Sabrina Basin Parking Lot to Merriam Lake
(15 miles, +4,500/-2,600 feet).
I’ve been backpacking for three years now and I have gotten more and more interested in cross country hiking. I still like trails, but I really love the challenge of route finding and the feeling of solitude I get when I am just a little bit lost.
The Sierra High Route is a well-known cross country alternative to the John Muir Trail. Where the JMT dives down into every east-west drainage as it makes its way south over pass after pass, the SHR tries as much as possible to stay above tree line. It does this by winding through remote drainages that lead to off-trail class 2 and class 3 passes.
I should say that my biggest trepidation about the High Route is class 3 climbing. Class 2 hiking is scrambling in areas that are off trail but where there is no risk of a serious injury. It can be a pain in the ass to climb over boulders, hop over talus, or slide down a sandy slope, but none of those are necessarily dangerous.
In contrast, class 3 hiking involves exposure. A fall will hurt, and it will possibly lead to a serious injury. R. J. Secor, the author of an amazing compendium of Sierra passes and peaks, likens class 3 hiking to climbing a stairwell that winds around the outside of a skyscraper. You have plenty of room to stand, the odds of a fall are low, but there is no guard rail!
So to start my High Route adventure, I picked one of the easier sections. All of the passes in this 50 mile section have a class 2 route (if you can find it!), and about half of the mileage is on established trails, including 6 miles on the JMT.
I’m traveling solo, so the logistics of a thru-hike are a challenge as usual. Fortunately, this section starts at the Sabrina Basin parking area, which can be accessed by bus from Bishop, and ends at Lake George, which can be accessed by bus from Mammoth. My plan is to do all the buses at the end of the hike to get back to my car at Sabrina Basin.
After getting my permit for Piute Pass in Bishop, I headed up Bishop Creek and parked at the starting point. The first two miles of the trip involved a road walk.
But in the morning there is plenty of traffic, and within 5 minutes I hitched a ride with a snow surveyor who was meeting some friends in the backcountry. He dropped me near the trailhead where he turned to go to the backpackers’ parking area.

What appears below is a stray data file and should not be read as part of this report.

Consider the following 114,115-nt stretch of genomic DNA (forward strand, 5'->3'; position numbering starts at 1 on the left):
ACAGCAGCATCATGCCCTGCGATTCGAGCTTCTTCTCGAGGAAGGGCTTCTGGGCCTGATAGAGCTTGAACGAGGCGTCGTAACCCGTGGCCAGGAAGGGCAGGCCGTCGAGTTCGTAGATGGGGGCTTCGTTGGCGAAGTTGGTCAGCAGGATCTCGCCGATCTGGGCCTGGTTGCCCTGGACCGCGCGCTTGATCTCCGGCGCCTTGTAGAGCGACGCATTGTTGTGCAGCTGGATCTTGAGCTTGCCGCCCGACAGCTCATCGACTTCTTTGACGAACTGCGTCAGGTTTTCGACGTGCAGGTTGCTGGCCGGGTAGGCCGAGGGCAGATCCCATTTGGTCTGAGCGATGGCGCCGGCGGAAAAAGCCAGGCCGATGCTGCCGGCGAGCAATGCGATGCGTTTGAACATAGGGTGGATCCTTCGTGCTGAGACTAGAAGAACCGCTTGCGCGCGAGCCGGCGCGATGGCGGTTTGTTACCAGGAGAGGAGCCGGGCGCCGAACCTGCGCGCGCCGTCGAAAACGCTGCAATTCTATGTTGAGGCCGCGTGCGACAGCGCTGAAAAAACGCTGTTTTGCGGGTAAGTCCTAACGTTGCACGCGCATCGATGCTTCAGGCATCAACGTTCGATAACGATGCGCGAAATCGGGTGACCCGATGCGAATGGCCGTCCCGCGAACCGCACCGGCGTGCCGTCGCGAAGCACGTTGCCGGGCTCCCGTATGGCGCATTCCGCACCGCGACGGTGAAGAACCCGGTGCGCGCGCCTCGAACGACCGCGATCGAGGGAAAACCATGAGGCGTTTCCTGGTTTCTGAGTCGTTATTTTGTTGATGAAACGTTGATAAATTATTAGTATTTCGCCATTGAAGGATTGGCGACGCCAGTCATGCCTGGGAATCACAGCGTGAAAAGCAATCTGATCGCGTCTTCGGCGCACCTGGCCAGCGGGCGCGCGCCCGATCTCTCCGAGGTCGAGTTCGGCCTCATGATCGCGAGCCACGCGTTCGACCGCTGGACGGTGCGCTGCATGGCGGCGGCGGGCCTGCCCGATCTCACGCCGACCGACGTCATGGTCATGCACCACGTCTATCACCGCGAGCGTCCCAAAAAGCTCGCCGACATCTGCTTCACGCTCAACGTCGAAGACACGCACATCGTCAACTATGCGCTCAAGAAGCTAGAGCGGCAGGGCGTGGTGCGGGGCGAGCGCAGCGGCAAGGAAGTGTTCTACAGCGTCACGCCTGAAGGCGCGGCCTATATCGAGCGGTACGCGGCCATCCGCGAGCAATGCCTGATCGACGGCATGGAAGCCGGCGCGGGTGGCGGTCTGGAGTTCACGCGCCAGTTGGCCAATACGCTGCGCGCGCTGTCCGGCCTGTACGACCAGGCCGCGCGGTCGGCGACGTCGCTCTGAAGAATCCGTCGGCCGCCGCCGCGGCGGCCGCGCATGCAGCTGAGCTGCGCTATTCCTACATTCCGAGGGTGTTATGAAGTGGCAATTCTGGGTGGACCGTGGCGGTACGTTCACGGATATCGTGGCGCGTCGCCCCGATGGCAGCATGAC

Soon I was at the Piute Pass trailhead and then on my way into the wilderness.
After about 45 minutes of climbing, the snow surveyor passed me. He was fast!
The trail up the pass was mellow and gave a nice preview of the sights to come as it passed by two pretty lakes and several tarns.
By 12:30pm I was at Piute Pass.
I chatted with a group that was sitting in chairs at the pass! They had apparently arranged for most of their food and gear to be taken by mule to Lower Golden Trout Lake, where they planned to base camp for five days.
I downed some trail mix and water and then started down the trail on the other side.
About a mile below the pass, I departed from the trail and walked across gorgeous Humphreys Basin. I wouldn’t see another hiker until I reached camp that evening.
I chanced upon an arrowhead in the middle of nowhere. I moved it to take a picture but then put it back where I found it.
It was more strolling than hiking until I got near Puppet Pass. And the climb up to the pass was not too bad.
The descent was bouldery, but it didn’t take long to get back down to gorgeous gentle grassy slopes.
At Puppet Lake I could see Pine Creek Pass where Half Cookie and I did a trip last year.
I made my way around Puppet lake and past Lorraine, Paris, and Elba Lakes as I descended into French Canyon.
For about a mile the High Route follows the trail in French Canyon, which took me past Royce Falls. Alas the shadows made it hard to capture!
At the next drainage past the Falls, I made a right, following a steep and faint use trail up to Merriam Lake.
What an amazing first day on the Sierra High Route!!!